100 years ago, Sunnyvale had been an official town for five years and according to the US census, the population was less than 1,600. The local newspaper, the Sunnyvale Standard, was owned and operated by W.K. Roberts, and was published once a week on Fridays.
Reading several issues of the Sunnyvale Standard from March and April 1917, it’s possible to conceptualize some of the concerns and events shaping people’s lives. In national news, the country was gearing up for war. The US entered WWI on April 6, 1917. In his editorial called Produce Food and be Patriotic, Mr. Roberts says, “[W]e can justly feel that our individual efforts in the production of foodstuffs, even though they be eaten by ourselves, is as patriotic as the production of bullets or flags to be sent to the front.”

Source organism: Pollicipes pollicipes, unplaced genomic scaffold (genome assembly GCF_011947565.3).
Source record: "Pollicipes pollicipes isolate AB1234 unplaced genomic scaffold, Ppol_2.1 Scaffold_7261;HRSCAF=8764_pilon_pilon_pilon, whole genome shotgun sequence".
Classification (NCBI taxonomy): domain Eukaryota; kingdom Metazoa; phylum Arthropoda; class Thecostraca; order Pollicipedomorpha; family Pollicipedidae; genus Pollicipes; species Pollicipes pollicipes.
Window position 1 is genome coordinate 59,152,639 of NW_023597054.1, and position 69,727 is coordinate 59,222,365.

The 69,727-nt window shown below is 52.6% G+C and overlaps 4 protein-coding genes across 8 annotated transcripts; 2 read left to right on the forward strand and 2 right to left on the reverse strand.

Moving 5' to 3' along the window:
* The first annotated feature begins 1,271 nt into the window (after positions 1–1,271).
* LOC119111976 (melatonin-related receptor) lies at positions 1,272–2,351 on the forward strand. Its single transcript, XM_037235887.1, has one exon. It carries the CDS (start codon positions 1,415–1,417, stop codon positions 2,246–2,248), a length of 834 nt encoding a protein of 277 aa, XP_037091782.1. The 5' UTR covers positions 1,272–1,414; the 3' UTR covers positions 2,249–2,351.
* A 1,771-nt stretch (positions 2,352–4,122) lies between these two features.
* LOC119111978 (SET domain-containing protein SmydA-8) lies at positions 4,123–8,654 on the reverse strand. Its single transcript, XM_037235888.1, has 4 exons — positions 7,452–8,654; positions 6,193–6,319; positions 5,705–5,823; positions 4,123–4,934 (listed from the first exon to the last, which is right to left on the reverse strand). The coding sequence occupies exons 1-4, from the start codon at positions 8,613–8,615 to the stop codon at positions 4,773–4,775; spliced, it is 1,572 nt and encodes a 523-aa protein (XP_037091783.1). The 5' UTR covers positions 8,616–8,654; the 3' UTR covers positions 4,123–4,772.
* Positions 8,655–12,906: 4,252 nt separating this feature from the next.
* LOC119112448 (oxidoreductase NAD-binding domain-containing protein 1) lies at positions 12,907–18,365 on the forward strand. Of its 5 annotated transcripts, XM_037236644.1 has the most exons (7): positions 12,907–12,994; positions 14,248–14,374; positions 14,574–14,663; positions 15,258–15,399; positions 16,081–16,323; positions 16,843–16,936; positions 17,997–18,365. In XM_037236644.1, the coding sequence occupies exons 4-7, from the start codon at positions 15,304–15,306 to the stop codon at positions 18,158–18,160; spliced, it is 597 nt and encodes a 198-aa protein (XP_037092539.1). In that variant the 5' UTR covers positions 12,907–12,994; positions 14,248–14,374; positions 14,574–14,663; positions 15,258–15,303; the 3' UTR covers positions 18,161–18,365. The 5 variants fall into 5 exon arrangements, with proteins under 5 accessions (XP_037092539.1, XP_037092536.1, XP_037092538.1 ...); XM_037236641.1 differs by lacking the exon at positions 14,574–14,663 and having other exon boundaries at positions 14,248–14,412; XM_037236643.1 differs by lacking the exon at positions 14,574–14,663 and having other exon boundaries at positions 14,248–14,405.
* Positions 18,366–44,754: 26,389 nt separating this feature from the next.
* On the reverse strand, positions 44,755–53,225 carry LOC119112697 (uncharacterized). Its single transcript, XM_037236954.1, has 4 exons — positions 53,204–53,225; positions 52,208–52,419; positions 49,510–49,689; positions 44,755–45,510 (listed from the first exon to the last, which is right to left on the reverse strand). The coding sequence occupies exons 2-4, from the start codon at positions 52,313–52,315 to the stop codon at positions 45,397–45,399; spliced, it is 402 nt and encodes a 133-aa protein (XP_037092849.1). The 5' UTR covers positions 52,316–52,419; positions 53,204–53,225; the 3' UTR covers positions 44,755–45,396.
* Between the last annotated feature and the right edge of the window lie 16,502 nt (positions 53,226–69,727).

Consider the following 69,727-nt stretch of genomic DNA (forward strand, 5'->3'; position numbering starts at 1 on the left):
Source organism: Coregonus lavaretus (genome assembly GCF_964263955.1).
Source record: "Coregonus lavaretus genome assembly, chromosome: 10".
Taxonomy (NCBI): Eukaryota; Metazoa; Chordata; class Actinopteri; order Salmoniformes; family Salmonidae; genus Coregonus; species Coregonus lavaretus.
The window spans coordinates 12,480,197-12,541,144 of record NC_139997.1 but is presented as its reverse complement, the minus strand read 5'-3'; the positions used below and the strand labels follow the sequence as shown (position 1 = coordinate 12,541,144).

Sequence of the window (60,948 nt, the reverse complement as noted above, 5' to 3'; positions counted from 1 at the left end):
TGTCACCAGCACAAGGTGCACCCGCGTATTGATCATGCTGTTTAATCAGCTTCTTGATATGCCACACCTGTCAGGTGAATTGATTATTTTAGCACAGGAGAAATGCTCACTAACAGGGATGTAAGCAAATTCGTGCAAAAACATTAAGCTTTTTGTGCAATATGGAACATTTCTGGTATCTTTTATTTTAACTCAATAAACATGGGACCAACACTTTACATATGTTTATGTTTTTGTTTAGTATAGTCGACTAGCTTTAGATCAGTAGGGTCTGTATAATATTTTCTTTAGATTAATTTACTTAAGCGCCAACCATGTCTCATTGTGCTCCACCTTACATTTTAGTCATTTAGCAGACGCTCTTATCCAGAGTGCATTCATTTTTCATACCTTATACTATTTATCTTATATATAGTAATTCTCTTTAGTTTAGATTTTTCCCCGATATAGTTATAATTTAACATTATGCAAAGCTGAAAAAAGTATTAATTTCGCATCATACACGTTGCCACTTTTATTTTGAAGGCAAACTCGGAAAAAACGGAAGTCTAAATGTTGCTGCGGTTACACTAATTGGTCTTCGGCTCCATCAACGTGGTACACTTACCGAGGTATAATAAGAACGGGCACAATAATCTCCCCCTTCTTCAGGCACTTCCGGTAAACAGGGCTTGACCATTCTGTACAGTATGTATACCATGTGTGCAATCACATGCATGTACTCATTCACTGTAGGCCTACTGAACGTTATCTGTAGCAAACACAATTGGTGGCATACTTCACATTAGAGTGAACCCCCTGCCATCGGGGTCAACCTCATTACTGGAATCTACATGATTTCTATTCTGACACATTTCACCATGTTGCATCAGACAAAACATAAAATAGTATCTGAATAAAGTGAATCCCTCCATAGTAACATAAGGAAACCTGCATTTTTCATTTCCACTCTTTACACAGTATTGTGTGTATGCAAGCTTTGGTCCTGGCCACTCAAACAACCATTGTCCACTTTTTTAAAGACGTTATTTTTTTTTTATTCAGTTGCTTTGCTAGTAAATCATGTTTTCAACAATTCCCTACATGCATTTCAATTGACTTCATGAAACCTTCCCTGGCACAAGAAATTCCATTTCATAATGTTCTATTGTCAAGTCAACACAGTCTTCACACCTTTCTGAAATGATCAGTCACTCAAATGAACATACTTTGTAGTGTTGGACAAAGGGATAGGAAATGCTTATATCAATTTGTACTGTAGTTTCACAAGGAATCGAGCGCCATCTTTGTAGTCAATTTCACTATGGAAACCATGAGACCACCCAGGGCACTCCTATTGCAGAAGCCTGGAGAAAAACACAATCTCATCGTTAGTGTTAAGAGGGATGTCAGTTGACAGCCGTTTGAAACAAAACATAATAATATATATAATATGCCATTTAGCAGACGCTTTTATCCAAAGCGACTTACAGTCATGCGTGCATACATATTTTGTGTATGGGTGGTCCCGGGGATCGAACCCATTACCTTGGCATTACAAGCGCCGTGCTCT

Locally, the worry was about the slow growth of the town. Though many workers came in the summers to work in the orchards and canneries, there was concern that businesses were not growing quickly enough, due to a combination of factors including “streets being in bad condition” causing local merchants to lose trade, and cheap transportation to San José, which encouraged people to shop in the neighboring town’s large stores.
The Sunnyvale library has copies of the Sunnyvale Standard available to anyone interested. Also, issues can be found online at the Sunnyvale history section at the library’s website: http://sunnyvale.ca.gov/Departments/SunnyvalePublicLibrary.aspx
Meanwhile, here are a few clippings and an ad taken from editions in the months of March and April 1917.